- Show interest in homework activities on a regular basis so you’re not involved only if there are problems.
- Reward progress in completing activities and in the learning that is going on.
- When providing help, ask how the class typically approaches an activity and follow the routines your child is familiar with.
- Help your child seek additional resources as needed (for example, locate materials on a specific topic, find someone who can help with an activity if you are not familiar with the content)
3 of 4. How can I build in more active parent involvement in the homework that I assign? Some teachers design homework activities that require families to become involved in the activity itself.
Interactive Homework: the National Network of Partnership Schools (http://www.csos.jhu.edu/p2000/) has developed a process called Teachers Involve Parents in Schoolwork (TIPS) Interactive Homework.
Interactive Homework assignments require students to talk with someone at home about a question, issue or project that is connected to what students are learning in class. Often, these activities move beyond having students ask for help with an activity and get family members involved in contributing to the activity. In this way, families are discussing subject matter with students and finding out more about what they are talking about and learning at school.
You can access http://www.csos.jhu.edu/p2000/tips/TIPSmain.htm for more information about TIPS interactive homework, sample activities and blank TIPS templates.
Here are a few examples of the types of TIPS activities you will find:
- Students are asked to interview a family member about a topic.
- Students are asked to survey family members of a certain age group about a topic.
- Students are asked to write a draft of a story, share it with a family member and ask the family member for more examples related to their topic.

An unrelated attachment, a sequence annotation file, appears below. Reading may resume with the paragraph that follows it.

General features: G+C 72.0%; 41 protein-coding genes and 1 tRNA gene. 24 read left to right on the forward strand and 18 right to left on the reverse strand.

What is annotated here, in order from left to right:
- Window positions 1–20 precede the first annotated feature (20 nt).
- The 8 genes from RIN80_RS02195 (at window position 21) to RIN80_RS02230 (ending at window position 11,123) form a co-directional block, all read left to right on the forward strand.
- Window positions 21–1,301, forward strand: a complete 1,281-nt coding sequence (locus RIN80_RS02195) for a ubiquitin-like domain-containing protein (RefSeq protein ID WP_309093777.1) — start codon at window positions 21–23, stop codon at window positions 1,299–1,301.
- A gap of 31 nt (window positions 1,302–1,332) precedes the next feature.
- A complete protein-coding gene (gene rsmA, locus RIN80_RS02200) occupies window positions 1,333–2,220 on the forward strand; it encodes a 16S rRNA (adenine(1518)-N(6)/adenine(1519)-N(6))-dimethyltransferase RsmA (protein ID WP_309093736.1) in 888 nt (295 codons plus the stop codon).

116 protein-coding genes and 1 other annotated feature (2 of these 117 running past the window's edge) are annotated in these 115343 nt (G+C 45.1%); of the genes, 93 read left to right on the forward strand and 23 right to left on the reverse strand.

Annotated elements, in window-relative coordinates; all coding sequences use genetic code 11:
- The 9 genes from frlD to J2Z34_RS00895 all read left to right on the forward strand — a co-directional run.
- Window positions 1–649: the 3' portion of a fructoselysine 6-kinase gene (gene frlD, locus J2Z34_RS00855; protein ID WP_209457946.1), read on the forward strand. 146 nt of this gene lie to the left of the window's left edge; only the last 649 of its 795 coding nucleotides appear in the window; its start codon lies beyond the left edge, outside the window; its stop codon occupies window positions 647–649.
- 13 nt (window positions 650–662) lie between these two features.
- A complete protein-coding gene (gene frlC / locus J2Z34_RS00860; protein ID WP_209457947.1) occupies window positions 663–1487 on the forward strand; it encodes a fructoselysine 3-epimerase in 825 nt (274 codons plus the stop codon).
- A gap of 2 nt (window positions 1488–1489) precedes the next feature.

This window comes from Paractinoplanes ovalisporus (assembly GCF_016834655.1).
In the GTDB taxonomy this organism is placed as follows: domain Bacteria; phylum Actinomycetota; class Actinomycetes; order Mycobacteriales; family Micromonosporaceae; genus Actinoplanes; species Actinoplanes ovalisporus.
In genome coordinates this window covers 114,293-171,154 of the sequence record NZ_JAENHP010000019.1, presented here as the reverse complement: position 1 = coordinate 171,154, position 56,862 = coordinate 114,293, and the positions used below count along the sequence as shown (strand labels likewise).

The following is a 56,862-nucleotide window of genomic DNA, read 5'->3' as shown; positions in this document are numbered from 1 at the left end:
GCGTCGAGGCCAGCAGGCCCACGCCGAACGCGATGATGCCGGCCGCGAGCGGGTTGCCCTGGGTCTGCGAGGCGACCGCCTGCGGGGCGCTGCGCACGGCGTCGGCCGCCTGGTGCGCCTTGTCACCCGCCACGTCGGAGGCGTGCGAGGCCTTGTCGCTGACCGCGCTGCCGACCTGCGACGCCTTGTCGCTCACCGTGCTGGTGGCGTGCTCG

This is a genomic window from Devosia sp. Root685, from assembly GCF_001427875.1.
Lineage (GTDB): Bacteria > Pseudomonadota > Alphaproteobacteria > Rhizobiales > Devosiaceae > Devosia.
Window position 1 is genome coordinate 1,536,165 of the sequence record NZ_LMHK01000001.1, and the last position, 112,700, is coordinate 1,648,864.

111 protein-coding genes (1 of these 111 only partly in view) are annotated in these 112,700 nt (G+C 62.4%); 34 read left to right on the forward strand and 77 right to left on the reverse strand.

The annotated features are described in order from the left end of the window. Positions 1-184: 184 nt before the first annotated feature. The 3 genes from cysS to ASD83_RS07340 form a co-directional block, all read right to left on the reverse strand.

- Students are asked to find examples of objects at home related to a topic being studied, such as products that come from animals. Or they may be asked to document whether/how families participate in activities such as recycling.
For a sample high school economics assignment that involves parents, see Building home-school connections.
4 of 4. Does regular family involvement have to be done as homework activities? Rather than sending activities home as single homework assignments, teachers can organize ways for students to take materials home so parents can work with their children on a regular basis. The following example can be adapted to your grade level and subject matter.
Home literacy kits: Michelle Hubbard (http://www.hubbardscupboard.org/index.html) has developed an idea for sending materials home for a one-week time period approximately 1-2 times per month. The kits contain 3-5 fiction and non-fiction books related to a particular theme, and activities (with direction sheets) that support learning in literacy, math and/or science (see http://www.hubbardscupboard.org/literacy_kits.html for more information). Sample topics include:
- Action rhymes
- One, two, three count with me
- Pumpkin time
- Fish tales
Elementary teachers, see Inviting parent participation in elementary science.